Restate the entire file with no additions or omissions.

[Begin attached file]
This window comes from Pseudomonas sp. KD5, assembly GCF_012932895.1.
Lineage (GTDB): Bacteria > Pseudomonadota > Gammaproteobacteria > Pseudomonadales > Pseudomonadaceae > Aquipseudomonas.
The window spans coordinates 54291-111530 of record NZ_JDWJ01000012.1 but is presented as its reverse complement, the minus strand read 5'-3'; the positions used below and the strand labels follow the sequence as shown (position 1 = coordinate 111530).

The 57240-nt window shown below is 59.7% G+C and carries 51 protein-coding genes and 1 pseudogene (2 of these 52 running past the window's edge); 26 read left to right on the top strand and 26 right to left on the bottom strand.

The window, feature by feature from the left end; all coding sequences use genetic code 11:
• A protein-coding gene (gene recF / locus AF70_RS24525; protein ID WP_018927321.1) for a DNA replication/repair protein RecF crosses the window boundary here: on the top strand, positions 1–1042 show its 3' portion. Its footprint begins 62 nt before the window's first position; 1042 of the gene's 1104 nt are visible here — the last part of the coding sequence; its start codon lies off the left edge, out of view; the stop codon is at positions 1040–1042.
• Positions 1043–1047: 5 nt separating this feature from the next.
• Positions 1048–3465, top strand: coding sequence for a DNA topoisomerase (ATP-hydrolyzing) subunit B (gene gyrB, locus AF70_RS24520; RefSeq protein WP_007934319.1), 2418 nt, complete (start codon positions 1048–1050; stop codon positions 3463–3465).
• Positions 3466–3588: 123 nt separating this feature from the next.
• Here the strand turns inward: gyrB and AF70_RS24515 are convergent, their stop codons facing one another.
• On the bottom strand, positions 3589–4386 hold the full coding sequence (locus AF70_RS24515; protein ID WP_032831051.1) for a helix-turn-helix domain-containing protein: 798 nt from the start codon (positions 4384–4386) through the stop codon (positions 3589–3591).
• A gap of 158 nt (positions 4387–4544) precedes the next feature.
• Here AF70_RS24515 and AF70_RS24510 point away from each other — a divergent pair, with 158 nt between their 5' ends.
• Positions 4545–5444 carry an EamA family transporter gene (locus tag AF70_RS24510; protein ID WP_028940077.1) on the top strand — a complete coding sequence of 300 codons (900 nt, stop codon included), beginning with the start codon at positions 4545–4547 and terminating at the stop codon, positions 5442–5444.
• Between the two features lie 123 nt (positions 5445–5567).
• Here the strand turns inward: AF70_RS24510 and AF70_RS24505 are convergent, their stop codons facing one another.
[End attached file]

This window comes from Pseudomonas sp. KD5, assembly GCF_012932895.1.
Lineage (GTDB): Bacteria > Pseudomonadota > Gammaproteobacteria > Pseudomonadales > Pseudomonadaceae > Aquipseudomonas.
The window spans coordinates 54291-111530 of record NZ_JDWJ01000012.1 but is presented as its reverse complement, the minus strand read 5'-3'; the positions used below and the strand labels follow the sequence as shown (position 1 = coordinate 111530).

The 57240-nt window shown below is 59.7% G+C and carries 51 protein-coding genes and 1 pseudogene (2 of these 52 running past the window's edge); 26 read left to right on the top strand and 26 right to left on the bottom strand.

The window, feature by feature from the left end; all coding sequences use genetic code 11:
• A protein-coding gene (gene recF / locus AF70_RS24525; protein ID WP_018927321.1) for a DNA replication/repair protein RecF crosses the window boundary here: on the top strand, positions 1–1042 show its 3' portion. Its footprint begins 62 nt before the window's first position; 1042 of the gene's 1104 nt are visible here — the last part of the coding sequence; its start codon lies off the left edge, out of view; the stop codon is at positions 1040–1042.
• Positions 1043–1047: 5 nt separating this feature from the next.
• Positions 1048–3465, top strand: coding sequence for a DNA topoisomerase (ATP-hydrolyzing) subunit B (gene gyrB, locus AF70_RS24520; RefSeq protein WP_007934319.1), 2418 nt, complete (start codon positions 1048–1050; stop codon positions 3463–3465).
• Positions 3466–3588: 123 nt separating this feature from the next.
• Here the strand turns inward: gyrB and AF70_RS24515 are convergent, their stop codons facing one another.
• On the bottom strand, positions 3589–4386 hold the full coding sequence (locus AF70_RS24515; protein ID WP_032831051.1) for a helix-turn-helix domain-containing protein: 798 nt from the start codon (positions 4384–4386) through the stop codon (positions 3589–3591).
• A gap of 158 nt (positions 4387–4544) precedes the next feature.
• Here AF70_RS24515 and AF70_RS24510 point away from each other — a divergent pair, with 158 nt between their 5' ends.
• Positions 4545–5444 carry an EamA family transporter gene (locus tag AF70_RS24510; protein ID WP_028940077.1) on the top strand — a complete coding sequence of 300 codons (900 nt, stop codon included), beginning with the start codon at positions 4545–4547 and terminating at the stop codon, positions 5442–5444.
• Between the two features lie 123 nt (positions 5445–5567).
• Here the strand turns inward: AF70_RS24510 and AF70_RS24505 are convergent, their stop codons facing one another.